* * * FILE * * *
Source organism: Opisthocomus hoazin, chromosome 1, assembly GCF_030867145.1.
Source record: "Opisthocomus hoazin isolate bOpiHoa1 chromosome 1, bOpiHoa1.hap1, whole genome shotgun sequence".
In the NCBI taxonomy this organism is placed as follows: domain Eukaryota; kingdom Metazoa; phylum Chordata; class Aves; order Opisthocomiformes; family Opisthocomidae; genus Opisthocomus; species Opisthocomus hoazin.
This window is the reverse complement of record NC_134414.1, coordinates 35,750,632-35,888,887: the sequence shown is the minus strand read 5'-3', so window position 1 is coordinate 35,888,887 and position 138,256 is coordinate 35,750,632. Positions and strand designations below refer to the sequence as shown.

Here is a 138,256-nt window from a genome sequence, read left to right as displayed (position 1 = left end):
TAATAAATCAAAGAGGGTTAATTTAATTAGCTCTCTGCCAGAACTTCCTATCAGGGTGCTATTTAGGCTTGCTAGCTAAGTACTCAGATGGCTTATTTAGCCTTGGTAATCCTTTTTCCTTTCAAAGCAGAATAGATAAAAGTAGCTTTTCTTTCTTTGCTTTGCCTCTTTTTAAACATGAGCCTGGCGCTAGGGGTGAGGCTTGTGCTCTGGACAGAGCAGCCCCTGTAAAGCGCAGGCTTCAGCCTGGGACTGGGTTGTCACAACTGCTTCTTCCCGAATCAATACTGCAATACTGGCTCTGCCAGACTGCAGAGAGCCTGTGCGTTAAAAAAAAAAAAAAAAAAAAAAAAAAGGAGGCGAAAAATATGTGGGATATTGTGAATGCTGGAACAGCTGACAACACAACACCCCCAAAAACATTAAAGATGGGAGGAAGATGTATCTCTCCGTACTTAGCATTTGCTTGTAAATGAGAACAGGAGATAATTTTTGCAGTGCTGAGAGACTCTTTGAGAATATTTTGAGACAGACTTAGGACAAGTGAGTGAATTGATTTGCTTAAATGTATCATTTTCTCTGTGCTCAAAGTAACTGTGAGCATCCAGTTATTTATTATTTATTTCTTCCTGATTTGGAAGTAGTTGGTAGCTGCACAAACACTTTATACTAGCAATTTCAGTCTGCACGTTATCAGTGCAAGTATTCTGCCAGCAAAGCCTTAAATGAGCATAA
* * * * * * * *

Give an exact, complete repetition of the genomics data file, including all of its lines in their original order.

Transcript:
Source organism: Opisthocomus hoazin, chromosome 1, assembly GCF_030867145.1.
Source record: "Opisthocomus hoazin isolate bOpiHoa1 chromosome 1, bOpiHoa1.hap1, whole genome shotgun sequence".
In the NCBI taxonomy this organism is placed as follows: domain Eukaryota; kingdom Metazoa; phylum Chordata; class Aves; order Opisthocomiformes; family Opisthocomidae; genus Opisthocomus; species Opisthocomus hoazin.
This window is the reverse complement of record NC_134414.1, coordinates 35,750,632-35,888,887: the sequence shown is the minus strand read 5'-3', so window position 1 is coordinate 35,888,887 and position 138,256 is coordinate 35,750,632. Positions and strand designations below refer to the sequence as shown.

Here is a 138,256-nt window from a genome sequence, read left to right as displayed (position 1 = left end):
TAATAAATCAAAGAGGGTTAATTTAATTAGCTCTCTGCCAGAACTTCCTATCAGGGTGCTATTTAGGCTTGCTAGCTAAGTACTCAGATGGCTTATTTAGCCTTGGTAATCCTTTTTCCTTTCAAAGCAGAATAGATAAAAGTAGCTTTTCTTTCTTTGCTTTGCCTCTTTTTAAACATGAGCCTGGCGCTAGGGGTGAGGCTTGTGCTCTGGACAGAGCAGCCCCTGTAAAGCGCAGGCTTCAGCCTGGGACTGGGTTGTCACAACTGCTTCTTCCCGAATCAATACTGCAATACTGGCTCTGCCAGACTGCAGAGAGCCTGTGCGTTAAAAAAAAAAAAAAAAAAAAAAAAAAGGAGGCGAAAAATATGTGGGATATTGTGAATGCTGGAACAGCTGACAACACAACACCCCCAAAAACATTAAAGATGGGAGGAAGATGTATCTCTCCGTACTTAGCATTTGCTTGTAAATGAGAACAGGAGATAATTTTTGCAGTGCTGAGAGACTCTTTGAGAATATTTTGAGACAGACTTAGGACAAGTGAGTGAATTGATTTGCTTAAATGTATCATTTTCTCTGTGCTCAAAGTAACTGTGAGCATCCAGTTATTTATTATTTATTTCTTCCTGATTTGGAAGTAGTTGGTAGCTGCACAAACACTTTATACTAGCAATTTCAGTCTGCACGTTATCAGTGCAAGTATTCTGCCAGCAAAGCCTTAAATGAGCATAA